Question marks: inside or outside quotation marks?

Everybody knows that quotation marks surround quotations. And that the opening quotation mark always goes right before the first word of the quotation. But many people have trouble figuring where the closing quotation mark goes.

That's where ProofreadNOW.com comes in. "All the time," as our management says. The following are basic rules for where closing quotation marks are placed with respect to accompanying punctuation.

In America, commas and periods always (well, we can't think of an exception, but we better say "almost always") go inside the closing quotation mark.
"It was fun to go water skiing on Long Lake."
"We skied the length of the lake," Tallulah said.

[In British punctuation, periods and commas go inside or outside depending on "sense", as the Oxford Guide to Style puts it. But that's another story for another GT.] Colons and semicolons go outside closing quotation marks.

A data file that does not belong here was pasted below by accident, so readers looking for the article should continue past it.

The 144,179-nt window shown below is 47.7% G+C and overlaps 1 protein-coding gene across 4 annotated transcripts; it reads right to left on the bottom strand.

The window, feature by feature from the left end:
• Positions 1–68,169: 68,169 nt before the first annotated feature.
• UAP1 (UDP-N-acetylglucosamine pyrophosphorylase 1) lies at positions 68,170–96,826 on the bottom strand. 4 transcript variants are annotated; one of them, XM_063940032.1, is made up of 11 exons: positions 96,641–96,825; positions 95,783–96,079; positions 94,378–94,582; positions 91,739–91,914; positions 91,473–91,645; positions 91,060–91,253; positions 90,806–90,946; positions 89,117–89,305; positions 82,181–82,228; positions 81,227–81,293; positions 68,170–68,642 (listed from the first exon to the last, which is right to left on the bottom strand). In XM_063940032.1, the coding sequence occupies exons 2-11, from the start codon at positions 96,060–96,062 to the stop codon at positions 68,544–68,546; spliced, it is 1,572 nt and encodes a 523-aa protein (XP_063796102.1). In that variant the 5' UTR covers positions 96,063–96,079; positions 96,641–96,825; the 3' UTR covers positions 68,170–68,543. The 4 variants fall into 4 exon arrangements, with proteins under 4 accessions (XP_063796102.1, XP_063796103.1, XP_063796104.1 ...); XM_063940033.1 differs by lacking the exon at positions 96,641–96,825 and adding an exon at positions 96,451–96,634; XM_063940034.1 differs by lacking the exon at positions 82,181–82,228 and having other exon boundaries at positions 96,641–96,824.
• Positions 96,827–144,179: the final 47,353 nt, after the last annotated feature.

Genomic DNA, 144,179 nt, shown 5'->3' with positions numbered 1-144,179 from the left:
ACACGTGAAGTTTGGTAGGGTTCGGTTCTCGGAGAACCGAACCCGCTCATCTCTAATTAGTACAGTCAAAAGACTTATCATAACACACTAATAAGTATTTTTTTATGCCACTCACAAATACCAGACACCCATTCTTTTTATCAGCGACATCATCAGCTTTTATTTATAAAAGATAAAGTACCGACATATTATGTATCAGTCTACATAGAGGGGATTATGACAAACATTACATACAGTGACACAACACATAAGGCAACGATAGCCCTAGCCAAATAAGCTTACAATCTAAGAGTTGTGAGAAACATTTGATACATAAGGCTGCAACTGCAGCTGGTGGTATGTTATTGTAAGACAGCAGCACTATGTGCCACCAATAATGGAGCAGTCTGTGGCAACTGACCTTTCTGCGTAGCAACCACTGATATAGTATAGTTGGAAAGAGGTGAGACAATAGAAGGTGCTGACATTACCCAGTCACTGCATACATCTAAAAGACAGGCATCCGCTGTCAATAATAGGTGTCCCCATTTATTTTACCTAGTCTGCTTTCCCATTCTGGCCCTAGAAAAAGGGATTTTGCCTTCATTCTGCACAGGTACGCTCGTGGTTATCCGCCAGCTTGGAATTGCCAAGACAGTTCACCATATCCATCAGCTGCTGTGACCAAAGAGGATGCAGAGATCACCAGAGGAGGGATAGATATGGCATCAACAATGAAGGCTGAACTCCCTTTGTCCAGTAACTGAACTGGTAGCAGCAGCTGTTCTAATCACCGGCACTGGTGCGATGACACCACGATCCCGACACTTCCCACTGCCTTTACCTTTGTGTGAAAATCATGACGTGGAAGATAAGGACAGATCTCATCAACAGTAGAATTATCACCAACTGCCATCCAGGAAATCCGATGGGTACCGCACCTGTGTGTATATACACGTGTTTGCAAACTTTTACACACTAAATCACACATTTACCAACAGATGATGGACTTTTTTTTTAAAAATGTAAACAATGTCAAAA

There are two reasons why we call her "Baby": she is one, and in our minds it will forever be an endearing appellation.
I love the phrase, "When in the course of human events..."; it is immediately engaging and inspiring. Question marks and exclamation points go inside sometimes, outside other times. It depends on whether the quoted material itself is a question or an exclamation, or not. These are instances when the question is confined to the quoted material:
"Can you swim?" asked the lifeguard.
Amos heard the question, "Friend or foe?" and froze.

Here, the exclamation is confined to the quoted material:
"Look out for the other boats!" he yelled as he rose up out of the water.

Here are instances when the questions are not strictly the quoted material, so the mark goes outside the closing quotation:
Who said "Give me liberty or give me death"?
Who wrote "The Rhyme of the Ancient Mariner"?

And here, the exclamation is not limited to the quoted material, so it goes outside:
Oddly enough, I just won the $200 million lottery with the numbers "1-3-5-7-9-11"!

Fonte: ProofRead Now